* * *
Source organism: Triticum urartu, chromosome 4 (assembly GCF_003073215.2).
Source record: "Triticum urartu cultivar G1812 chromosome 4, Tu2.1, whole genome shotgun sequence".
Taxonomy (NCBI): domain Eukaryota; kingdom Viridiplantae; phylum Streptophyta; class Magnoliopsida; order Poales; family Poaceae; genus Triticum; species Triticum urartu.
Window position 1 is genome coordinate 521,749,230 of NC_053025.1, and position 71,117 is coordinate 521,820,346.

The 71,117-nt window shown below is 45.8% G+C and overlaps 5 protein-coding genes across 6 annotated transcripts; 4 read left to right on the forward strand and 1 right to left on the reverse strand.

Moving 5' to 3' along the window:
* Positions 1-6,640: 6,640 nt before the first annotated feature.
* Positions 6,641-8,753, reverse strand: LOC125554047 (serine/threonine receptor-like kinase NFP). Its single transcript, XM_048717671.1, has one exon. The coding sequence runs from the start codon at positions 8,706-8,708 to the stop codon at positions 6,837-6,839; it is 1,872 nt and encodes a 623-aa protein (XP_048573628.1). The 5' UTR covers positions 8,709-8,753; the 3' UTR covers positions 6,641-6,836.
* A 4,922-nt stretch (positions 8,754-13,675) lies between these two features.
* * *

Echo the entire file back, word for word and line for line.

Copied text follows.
Source organism: Triticum urartu, chromosome 4 (assembly GCF_003073215.2).
Source record: "Triticum urartu cultivar G1812 chromosome 4, Tu2.1, whole genome shotgun sequence".
Taxonomy (NCBI): domain Eukaryota; kingdom Viridiplantae; phylum Streptophyta; class Magnoliopsida; order Poales; family Poaceae; genus Triticum; species Triticum urartu.
Window position 1 is genome coordinate 521,749,230 of NC_053025.1, and position 71,117 is coordinate 521,820,346.

The 71,117-nt window shown below is 45.8% G+C and overlaps 5 protein-coding genes across 6 annotated transcripts; 4 read left to right on the forward strand and 1 right to left on the reverse strand.

Moving 5' to 3' along the window:
* Positions 1-6,640: 6,640 nt before the first annotated feature.
* Positions 6,641-8,753, reverse strand: LOC125554047 (serine/threonine receptor-like kinase NFP). Its single transcript, XM_048717671.1, has one exon. The coding sequence runs from the start codon at positions 8,706-8,708 to the stop codon at positions 6,837-6,839; it is 1,872 nt and encodes a 623-aa protein (XP_048573628.1). The 5' UTR covers positions 8,709-8,753; the 3' UTR covers positions 6,641-6,836.
* A 4,922-nt stretch (positions 8,754-13,675) lies between these two features.